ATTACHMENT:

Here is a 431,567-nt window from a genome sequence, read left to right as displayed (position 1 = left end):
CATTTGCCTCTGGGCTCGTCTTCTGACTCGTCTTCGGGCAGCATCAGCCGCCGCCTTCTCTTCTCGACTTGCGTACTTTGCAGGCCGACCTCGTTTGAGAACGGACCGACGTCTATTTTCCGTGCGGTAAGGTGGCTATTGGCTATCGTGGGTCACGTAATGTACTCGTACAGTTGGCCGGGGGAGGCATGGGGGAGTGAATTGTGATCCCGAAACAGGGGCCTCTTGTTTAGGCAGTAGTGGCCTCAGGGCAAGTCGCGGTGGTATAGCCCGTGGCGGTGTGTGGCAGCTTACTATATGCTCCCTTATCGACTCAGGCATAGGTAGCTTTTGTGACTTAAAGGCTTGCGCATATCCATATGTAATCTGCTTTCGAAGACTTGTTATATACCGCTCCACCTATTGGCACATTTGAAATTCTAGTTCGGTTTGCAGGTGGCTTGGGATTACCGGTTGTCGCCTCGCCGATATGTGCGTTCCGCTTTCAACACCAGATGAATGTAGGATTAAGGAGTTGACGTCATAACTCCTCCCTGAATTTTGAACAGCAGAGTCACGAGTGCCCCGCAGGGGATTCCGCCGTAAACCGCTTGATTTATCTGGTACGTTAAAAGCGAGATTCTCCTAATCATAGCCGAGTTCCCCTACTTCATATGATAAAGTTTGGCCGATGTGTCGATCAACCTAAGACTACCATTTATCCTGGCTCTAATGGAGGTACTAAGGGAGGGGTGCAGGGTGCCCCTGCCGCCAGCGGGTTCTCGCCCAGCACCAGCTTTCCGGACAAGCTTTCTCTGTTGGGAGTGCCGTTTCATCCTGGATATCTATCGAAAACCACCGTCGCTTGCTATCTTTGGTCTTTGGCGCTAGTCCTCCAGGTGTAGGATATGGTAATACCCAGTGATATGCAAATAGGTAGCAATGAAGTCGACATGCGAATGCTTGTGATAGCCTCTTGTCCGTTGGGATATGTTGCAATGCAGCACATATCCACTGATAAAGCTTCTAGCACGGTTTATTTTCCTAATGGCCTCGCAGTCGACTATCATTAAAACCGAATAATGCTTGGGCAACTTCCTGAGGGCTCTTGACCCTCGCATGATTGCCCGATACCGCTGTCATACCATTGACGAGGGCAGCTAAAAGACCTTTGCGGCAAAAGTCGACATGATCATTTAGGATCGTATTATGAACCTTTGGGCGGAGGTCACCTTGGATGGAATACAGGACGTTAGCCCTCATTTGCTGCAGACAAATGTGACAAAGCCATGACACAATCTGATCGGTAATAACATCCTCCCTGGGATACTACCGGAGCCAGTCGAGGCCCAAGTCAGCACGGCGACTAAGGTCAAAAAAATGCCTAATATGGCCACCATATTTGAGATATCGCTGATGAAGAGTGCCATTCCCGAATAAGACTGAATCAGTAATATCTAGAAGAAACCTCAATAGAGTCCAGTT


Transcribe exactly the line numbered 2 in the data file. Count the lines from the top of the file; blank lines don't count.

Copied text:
CATTTGCCTCTGGGCTCGTCTTCTGACTCGTCTTCGGGCAGCATCAGCCGCCGCCTTCTCTTCTCGACTTGCGTACTTTGCAGGCCGACCTCGTTTGAGAACGGACCGACGTCTATTTTCCGTGCGGTAAGGTGGCTATTGGCTATCGTGGGTCACGTAATGTACTCGTACAGTTGGCCGGGGGAGGCATGGGGGAGTGAATTGTGATCCCGAAACAGGGGCCTCTTGTTTAGGCAGTAGTGGCCTCAGGGCAAGTCGCGGTGGTATAGCCCGTGGCGGTGTGTGGCAGCTTACTATATGCTCCCTTATCGACTCAGGCATAGGTAGCTTTTGTGACTTAAAGGCTTGCGCATATCCATATGTAATCTGCTTTCGAAGACTTGTTATATACCGCTCCACCTATTGGCACATTTGAAATTCTAGTTCGGTTTGCAGGTGGCTTGGGATTACCGGTTGTCGCCTCGCCGATATGTGCGTTCCGCTTTCAACACCAGATGAATGTAGGATTAAGGAGTTGACGTCATAACTCCTCCCTGAATTTTGAACAGCAGAGTCACGAGTGCCCCGCAGGGGATTCCGCCGTAAACCGCTTGATTTATCTGGTACGTTAAAAGCGAGATTCTCCTAATCATAGCCGAGTTCCCCTACTTCATATGATAAAGTTTGGCCGATGTGTCGATCAACCTAAGACTACCATTTATCCTGGCTCTAATGGAGGTACTAAGGGAGGGGTGCAGGGTGCCCCTGCCGCCAGCGGGTTCTCGCCCAGCACCAGCTTTCCGGACAAGCTTTCTCTGTTGGGAGTGCCGTTTCATCCTGGATATCTATCGAAAACCACCGTCGCTTGCTATCTTTGGTCTTTGGCGCTAGTCCTCCAGGTGTAGGATATGGTAATACCCAGTGATATGCAAATAGGTAGCAATGAAGTCGACATGCGAATGCTTGTGATAGCCTCTTGTCCGTTGGGATATGTTGCAATGCAGCACATATCCACTGATAAAGCTTCTAGCACGGTTTATTTTCCTAATGGCCTCGCAGTCGACTATCATTAAAACCGAATAATGCTTGGGCAACTTCCTGAGGGCTCTTGACCCTCGCATGATTGCCCGATACCGCTGTCATACCATTGACGAGGGCAGCTAAAAGACCTTTGCGGCAAAAGTCGACATGATCATTTAGGATCGTATTATGAACCTTTGGGCGGAGGTCACCTTGGATGGAATACAGGACGTTAGCCCTCATTTGCTGCAGACAAATGTGACAAAGCCATGACACAATCTGATCGGTAATAACATCCTCCCTGGGATACTACCGGAGCCAGTCGAGGCCCAAGTCAGCACGGCGACTAAGGTCAAAAAAATGCCTAATATGGCCACCATATTTGAGATATCGCTGATGAAGAGTGCCATTCCCGAATAAGACTGAATCAGTAATATCTAGAAGAAACCTCAATAGAGTCCAGTT